writing or even pronouncing
because the self of God is so soft,
so tender, even in its consonants.

Then he said, “I read somewhere
that God is not just in ‘breath’
but is also in the pauses
between breaths (the psalmist’s selah)
which, the writer said,
is the most peaceful part
of breathing – the pause.”

Whenever I consider the pauses
between breaths, my heart always
replays my mother’s last day.

A frontal lobe brain tumor
was pushing life out of her body,
and we sat by, watching, waiting.

Near the end, her breaths
became more shallow,
less frequent, more desperate;

until they were startling gasps,
so far apart, I thought many
of them were her last.

And then, another one
would erupt into the silence.

Between the breaths,
I prayed conflicted prayers,
not sure my heart could take
the explosive agony
of another one, yet begging
for there to be just one more.

In that place and time,
I struggled for my own breath.

I don’t know what your breathing
is like or whether you’re wondering
if God is in it, or even in anything;

but I can tell you that,
twenty-nine years after I found
myself trapped between the breaths,
I still find grace between them,
even after them.  

Some days, I feel myself
breathing for you.

Other days, I know you
must be breathing for me,
because it’s the only way
I could have possibly made it.

I don’t always feel God
between the breaths
with my skin, but
my heart knows,
and when it gets darkest,
it sings to me.

My prayer for you is that,
when the lights go out,
you hear a heart’s song –
yours, mine, or someone else’s.

© 2015 Todd Jenkins

Thursday, November 19, 2015


      Very few things
      actually fit in one.
      The ones that do
      are usually quite simple.

   Trying to stuff larger,
   more complicated things,
   like people and relationships –
   both interpersonal
   and community/social –
   into boxes seldom turns out well,
   either for the stuffer
   or the stuffee.

Save the box
for the end of life.
We'll all breathe easier
if you do.

© 2015 Todd Jenkins

Wednesday, November 18, 2015


Sometimes I wonder
   if a big part of hell
      isn't getting exactly
         what we want,
      and being stuck
   with precisely the God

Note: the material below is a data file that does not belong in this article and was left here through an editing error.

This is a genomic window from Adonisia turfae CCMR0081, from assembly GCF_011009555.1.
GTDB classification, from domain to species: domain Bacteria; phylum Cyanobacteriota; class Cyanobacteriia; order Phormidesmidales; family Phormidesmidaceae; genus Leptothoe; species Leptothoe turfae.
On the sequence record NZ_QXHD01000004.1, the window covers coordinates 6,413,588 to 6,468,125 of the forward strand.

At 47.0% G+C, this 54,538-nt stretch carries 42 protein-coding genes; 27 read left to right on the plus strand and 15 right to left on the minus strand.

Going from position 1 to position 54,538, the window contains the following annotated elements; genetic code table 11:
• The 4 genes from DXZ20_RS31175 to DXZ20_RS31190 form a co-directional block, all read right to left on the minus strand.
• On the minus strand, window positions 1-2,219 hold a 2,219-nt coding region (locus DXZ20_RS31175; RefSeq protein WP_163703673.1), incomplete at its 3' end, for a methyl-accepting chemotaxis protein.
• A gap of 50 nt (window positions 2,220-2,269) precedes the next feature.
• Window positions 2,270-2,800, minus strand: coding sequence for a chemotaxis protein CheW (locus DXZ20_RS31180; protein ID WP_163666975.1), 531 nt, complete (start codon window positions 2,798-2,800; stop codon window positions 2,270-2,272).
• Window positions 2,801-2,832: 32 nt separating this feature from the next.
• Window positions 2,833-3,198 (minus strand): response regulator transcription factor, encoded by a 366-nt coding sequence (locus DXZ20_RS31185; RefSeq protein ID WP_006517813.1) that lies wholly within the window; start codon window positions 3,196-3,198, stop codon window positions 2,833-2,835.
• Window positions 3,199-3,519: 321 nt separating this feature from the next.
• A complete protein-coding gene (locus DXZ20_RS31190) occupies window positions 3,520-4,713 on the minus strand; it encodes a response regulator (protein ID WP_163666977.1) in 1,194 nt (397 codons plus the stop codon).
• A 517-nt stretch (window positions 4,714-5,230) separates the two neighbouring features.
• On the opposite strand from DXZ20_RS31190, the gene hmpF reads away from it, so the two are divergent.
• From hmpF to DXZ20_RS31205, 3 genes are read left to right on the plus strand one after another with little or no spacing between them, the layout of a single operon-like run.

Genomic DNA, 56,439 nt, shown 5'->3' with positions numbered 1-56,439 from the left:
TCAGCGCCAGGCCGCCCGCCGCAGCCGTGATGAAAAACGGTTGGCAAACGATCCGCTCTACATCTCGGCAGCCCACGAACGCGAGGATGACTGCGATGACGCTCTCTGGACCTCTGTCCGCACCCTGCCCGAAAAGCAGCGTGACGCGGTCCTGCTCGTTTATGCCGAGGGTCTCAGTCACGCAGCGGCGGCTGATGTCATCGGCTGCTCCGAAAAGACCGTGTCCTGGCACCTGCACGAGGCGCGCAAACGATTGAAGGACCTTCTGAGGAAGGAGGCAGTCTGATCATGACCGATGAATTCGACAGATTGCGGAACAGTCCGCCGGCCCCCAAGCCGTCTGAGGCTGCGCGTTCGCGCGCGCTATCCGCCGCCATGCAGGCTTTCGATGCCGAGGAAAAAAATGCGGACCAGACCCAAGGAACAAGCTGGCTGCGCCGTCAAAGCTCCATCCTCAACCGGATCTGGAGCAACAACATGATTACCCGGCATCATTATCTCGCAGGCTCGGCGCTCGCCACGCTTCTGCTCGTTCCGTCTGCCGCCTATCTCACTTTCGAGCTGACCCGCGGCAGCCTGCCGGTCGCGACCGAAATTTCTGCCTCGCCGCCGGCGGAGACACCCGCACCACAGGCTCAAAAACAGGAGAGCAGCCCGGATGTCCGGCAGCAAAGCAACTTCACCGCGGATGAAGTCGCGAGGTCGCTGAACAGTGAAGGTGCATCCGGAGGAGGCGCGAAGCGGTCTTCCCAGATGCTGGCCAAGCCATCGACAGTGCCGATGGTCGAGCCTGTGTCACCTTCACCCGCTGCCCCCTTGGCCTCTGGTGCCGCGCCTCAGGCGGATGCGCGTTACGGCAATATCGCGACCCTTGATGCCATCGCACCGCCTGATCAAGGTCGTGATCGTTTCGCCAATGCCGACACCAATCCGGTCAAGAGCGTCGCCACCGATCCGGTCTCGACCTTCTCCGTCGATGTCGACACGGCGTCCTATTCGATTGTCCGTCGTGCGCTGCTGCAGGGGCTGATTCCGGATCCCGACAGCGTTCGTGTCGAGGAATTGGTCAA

for which we've settled;

to be securely locked away
   from all who bear differences
      of origin or opinion,
         of appearance or circumstance;

to be covered up
   and weighed down
      by all the stuff
         we've gated, hoarded,
      and even learned to worship;

to be unable to fully
   let go to grace,
      always subject to a deity
         who rewards obedience
      and punishes transgression,

never quite knowing
   how much good is enough or
      how much bad is too much.

If we're already neck-deep
   in this kind of zombie-life now,
      imagine how painful it will be
         to choose the same path for infinity.

On the other hand,
   there's always mystery;
      changing, growing,
         shifting, surprising, surrendering.
      Where are you on the journey?

© 2015 Todd Jenkins

Monday, November 16, 2015

Holding On

Photo by Lee Lindsey McKinney

Fear took its best shot –
though it feels like its worst –
bombing, shooting, death-dealing
in dramatic fashion, driven
by forces beyond our comprehension.

Loss of life was intended
to be but the beginning.
The collateral affects are
an equally important objective:

difference, division;
all colluding to pull us
into hate's vortex,
shrinking us into "others"
equally bent on violent retribution.

Vengeance, as penultimate
exercise of power allowing fear
to set aside all meaningful similarities
and connections in order
to somehow even the score,
cannot and will not bring about
its own demise.

By its very nature, war ensures
both victor and vanquished
have the seed of violence
buried in their gut, and no amount
of neglect or freezing cold
or searing heat or negotiated armistice
will prevent its growth.

Our only hope is to crawl back
to the road leading
to a place called Healing;
an honest road of plowing
war's field until we reach
the deepest pain and then
begin the convalescent process,
rejecting escalation, trading
armistice's awkward pause
for peace in a deeper groove,

reconnecting human to human,
yielding to a love that listens,
clinging to a hope reminding us
we have to find a way
to keep ourselves in this together,
or we will find ourselves
out of it, apart.

© 2015 Todd Jenkins

Tuesday, November 10, 2015


      Gratitude for service rendered
      is such an inadequate expression
      for all whose labors
      define the "V" in this day.

   To interrupt, if not wreck,
   your life with training
   for defending to the death
   is not a function easily disabled
   at the end of the day.

The moral injury of violence
so easily seeps into the marrow,
rendering life a volatile non sequitur;
exacerbating our lack of political
and cultural courage
in facing this requiem.

Let us dare to cease
our hiding behind the flag,
pledging, instead, adequate resources
for the amelioration
of battle's emotional carnage.

   Let us not merely put
   our money where our mouth is,
   but move it to the place
   where our heart beats.

      Let us risk speaking against war
      precisely because we are
      advocates for our veterans.

© 2015 Todd Jenkins